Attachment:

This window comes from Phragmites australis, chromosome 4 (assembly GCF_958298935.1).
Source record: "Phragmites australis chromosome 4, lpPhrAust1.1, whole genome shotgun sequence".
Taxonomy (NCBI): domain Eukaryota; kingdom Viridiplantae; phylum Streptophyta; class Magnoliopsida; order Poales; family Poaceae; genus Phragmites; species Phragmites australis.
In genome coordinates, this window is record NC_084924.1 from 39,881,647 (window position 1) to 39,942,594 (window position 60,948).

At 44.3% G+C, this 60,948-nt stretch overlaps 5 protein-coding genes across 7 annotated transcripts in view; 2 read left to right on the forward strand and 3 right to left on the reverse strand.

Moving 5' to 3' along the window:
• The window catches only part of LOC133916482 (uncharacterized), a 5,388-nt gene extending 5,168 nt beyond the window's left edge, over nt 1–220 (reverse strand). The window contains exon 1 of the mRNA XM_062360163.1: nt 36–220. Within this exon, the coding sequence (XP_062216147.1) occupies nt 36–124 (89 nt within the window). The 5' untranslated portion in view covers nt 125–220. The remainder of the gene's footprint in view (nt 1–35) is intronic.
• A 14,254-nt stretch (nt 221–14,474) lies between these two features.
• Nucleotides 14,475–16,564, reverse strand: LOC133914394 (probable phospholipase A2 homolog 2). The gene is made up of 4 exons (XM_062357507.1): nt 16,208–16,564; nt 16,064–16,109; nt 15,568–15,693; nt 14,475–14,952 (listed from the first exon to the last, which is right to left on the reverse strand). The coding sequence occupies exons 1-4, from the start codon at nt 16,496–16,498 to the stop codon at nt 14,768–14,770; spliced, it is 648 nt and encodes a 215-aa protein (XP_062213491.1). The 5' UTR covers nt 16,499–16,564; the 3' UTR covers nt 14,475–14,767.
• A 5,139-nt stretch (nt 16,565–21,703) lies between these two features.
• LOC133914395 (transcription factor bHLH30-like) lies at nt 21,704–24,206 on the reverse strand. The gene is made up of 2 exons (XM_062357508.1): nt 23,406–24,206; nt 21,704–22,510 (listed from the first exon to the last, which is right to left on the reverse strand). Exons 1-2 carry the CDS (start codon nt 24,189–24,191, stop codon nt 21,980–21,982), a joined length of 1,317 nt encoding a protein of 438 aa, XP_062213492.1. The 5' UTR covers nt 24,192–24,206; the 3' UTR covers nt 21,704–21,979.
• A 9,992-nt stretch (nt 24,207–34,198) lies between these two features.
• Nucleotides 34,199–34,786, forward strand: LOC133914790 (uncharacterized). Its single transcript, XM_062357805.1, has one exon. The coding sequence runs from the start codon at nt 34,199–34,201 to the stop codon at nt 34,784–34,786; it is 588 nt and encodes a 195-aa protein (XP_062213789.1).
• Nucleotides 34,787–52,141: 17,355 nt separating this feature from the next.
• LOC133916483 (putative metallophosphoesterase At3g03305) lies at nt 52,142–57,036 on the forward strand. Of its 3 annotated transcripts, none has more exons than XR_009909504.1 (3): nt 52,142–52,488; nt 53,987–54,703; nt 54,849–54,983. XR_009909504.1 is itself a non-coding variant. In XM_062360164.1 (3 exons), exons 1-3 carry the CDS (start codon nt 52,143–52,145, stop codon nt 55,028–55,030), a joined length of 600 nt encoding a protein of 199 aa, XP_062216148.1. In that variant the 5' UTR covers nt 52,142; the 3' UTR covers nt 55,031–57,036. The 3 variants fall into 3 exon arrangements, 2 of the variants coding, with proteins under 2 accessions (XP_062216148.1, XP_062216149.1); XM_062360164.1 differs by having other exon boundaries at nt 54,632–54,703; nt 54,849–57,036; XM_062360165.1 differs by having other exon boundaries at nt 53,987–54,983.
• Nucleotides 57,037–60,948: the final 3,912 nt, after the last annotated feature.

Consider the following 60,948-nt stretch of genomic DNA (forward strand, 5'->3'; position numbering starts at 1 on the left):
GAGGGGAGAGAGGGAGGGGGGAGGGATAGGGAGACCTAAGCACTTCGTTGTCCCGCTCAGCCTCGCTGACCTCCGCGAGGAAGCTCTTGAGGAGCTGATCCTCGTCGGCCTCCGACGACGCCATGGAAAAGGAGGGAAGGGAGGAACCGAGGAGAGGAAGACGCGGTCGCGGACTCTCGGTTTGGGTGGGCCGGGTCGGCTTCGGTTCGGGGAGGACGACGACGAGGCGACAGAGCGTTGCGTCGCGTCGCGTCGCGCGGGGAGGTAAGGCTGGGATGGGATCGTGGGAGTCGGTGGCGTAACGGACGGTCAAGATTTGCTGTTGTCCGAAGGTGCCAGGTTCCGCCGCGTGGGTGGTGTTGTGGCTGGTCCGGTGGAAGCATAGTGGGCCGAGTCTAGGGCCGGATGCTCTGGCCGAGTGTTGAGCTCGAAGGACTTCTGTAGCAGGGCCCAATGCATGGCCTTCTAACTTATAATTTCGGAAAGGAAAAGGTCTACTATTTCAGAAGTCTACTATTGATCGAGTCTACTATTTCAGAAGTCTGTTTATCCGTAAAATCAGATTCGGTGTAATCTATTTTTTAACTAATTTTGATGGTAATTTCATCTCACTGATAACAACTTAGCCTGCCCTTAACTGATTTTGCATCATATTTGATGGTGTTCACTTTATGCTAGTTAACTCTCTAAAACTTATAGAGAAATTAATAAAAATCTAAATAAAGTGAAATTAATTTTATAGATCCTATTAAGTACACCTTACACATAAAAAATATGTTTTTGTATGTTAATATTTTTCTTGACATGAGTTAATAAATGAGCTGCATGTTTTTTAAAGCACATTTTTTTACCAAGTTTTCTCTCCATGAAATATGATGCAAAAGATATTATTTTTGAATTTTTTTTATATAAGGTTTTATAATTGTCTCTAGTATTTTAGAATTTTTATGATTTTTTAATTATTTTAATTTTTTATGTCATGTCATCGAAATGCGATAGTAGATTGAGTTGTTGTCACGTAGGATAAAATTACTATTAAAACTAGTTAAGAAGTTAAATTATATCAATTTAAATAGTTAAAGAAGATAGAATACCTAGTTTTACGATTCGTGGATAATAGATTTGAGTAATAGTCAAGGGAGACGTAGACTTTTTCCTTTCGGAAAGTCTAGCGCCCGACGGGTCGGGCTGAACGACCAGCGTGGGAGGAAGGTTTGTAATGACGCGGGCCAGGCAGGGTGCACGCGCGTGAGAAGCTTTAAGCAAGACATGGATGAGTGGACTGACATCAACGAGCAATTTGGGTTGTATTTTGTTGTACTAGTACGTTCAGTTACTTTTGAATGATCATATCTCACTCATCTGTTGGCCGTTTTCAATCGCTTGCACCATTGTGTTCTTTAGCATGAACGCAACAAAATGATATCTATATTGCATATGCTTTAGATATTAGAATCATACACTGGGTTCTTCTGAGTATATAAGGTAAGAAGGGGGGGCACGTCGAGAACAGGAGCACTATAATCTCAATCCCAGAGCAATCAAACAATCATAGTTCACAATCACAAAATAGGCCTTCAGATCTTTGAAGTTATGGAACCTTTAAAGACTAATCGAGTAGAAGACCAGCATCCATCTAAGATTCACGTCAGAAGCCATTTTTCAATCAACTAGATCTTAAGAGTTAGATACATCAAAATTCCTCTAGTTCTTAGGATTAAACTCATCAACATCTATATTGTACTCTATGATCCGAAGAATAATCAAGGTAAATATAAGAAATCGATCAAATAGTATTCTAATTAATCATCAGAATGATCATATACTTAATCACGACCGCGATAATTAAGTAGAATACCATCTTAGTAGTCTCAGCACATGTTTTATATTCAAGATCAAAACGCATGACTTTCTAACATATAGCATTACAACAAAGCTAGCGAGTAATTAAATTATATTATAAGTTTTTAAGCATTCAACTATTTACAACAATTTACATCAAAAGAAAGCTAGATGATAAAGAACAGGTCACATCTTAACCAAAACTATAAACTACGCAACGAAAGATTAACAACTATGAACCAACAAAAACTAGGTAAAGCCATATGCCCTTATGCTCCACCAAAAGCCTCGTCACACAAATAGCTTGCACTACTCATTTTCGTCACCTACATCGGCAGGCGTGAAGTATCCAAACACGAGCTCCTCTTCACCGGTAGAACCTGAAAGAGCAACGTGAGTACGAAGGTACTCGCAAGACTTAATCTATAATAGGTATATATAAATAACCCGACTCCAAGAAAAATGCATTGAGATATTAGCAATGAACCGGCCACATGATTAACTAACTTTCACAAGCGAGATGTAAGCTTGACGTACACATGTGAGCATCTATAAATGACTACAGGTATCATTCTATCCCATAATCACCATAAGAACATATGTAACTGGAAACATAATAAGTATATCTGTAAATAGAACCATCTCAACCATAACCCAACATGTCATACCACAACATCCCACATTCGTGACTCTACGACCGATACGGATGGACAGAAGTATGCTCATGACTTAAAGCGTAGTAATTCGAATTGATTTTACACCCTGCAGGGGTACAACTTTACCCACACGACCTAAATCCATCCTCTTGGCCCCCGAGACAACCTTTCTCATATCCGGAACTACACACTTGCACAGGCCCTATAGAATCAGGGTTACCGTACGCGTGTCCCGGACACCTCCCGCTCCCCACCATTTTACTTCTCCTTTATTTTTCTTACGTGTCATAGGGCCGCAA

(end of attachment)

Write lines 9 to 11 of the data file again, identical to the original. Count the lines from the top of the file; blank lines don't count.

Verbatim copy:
• Nucleotides 14,475–16,564, reverse strand: LOC133914394 (probable phospholipase A2 homolog 2). The gene is made up of 4 exons (XM_062357507.1): nt 16,208–16,564; nt 16,064–16,109; nt 15,568–15,693; nt 14,475–14,952 (listed from the first exon to the last, which is right to left on the reverse strand). The coding sequence occupies exons 1-4, from the start codon at nt 16,496–16,498 to the stop codon at nt 14,768–14,770; spliced, it is 648 nt and encodes a 215-aa protein (XP_062213491.1). The 5' UTR covers nt 16,499–16,564; the 3' UTR covers nt 14,475–14,767.
• A 5,139-nt stretch (nt 16,565–21,703) lies between these two features.
• LOC133914395 (transcription factor bHLH30-like) lies at nt 21,704–24,206 on the reverse strand. The gene is made up of 2 exons (XM_062357508.1): nt 23,406–24,206; nt 21,704–22,510 (listed from the first exon to the last, which is right to left on the reverse strand). Exons 1-2 carry the CDS (start codon nt 24,189–24,191, stop codon nt 21,980–21,982), a joined length of 1,317 nt encoding a protein of 438 aa, XP_062213492.1. The 5' UTR covers nt 24,192–24,206; the 3' UTR covers nt 21,704–21,979.